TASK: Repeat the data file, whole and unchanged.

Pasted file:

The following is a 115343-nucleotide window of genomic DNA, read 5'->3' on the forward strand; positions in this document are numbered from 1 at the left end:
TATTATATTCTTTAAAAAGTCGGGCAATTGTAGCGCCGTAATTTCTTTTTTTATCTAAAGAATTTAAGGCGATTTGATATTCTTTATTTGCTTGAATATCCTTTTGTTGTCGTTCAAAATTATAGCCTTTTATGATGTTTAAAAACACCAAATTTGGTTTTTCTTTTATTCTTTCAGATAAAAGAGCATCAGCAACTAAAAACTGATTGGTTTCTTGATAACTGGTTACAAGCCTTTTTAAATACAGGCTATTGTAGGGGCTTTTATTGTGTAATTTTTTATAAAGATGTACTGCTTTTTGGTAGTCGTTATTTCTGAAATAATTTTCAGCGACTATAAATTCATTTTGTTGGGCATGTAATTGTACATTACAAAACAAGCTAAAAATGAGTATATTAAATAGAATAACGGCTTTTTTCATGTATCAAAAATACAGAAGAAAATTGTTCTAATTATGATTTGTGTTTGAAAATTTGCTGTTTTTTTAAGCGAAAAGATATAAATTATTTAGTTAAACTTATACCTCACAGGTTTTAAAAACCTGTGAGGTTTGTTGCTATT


The following is a 115343-nucleotide window of genomic DNA, read 5'->3' on the forward strand; positions in this document are numbered from 1 at the left end:
TATTATATTCTTTAAAAAGTCGGGCAATTGTAGCGCCGTAATTTCTTTTTTTATCTAAAGAATTTAAGGCGATTTGATATTCTTTATTTGCTTGAATATCCTTTTGTTGTCGTTCAAAATTATAGCCTTTTATGATGTTTAAAAACACCAAATTTGGTTTTTCTTTTATTCTTTCAGATAAAAGAGCATCAGCAACTAAAAACTGATTGGTTTCTTGATAACTGGTTACAAGCCTTTTTAAATACAGGCTATTGTAGGGGCTTTTATTGTGTAATTTTTTATAAAGATGTACTGCTTTTTGGTAGTCGTTATTTCTGAAATAATTTTCAGCGACTATAAATTCATTTTGTTGGGCATGTAATTGTACATTACAAAACAAGCTAAAAATGAGTATATTAAATAGAATAACGGCTTTTTTCATGTATCAAAAATACAGAAGAAAATTGTTCTAATTATGATTTGTGTTTGAAAATTTGCTGTTTTTTTAAGCGAAAAGATATAAATTATTTAGTTAAACTTATACCTCACAGGTTTTAAAAACCTGTGAGGTTTGTTGCTATT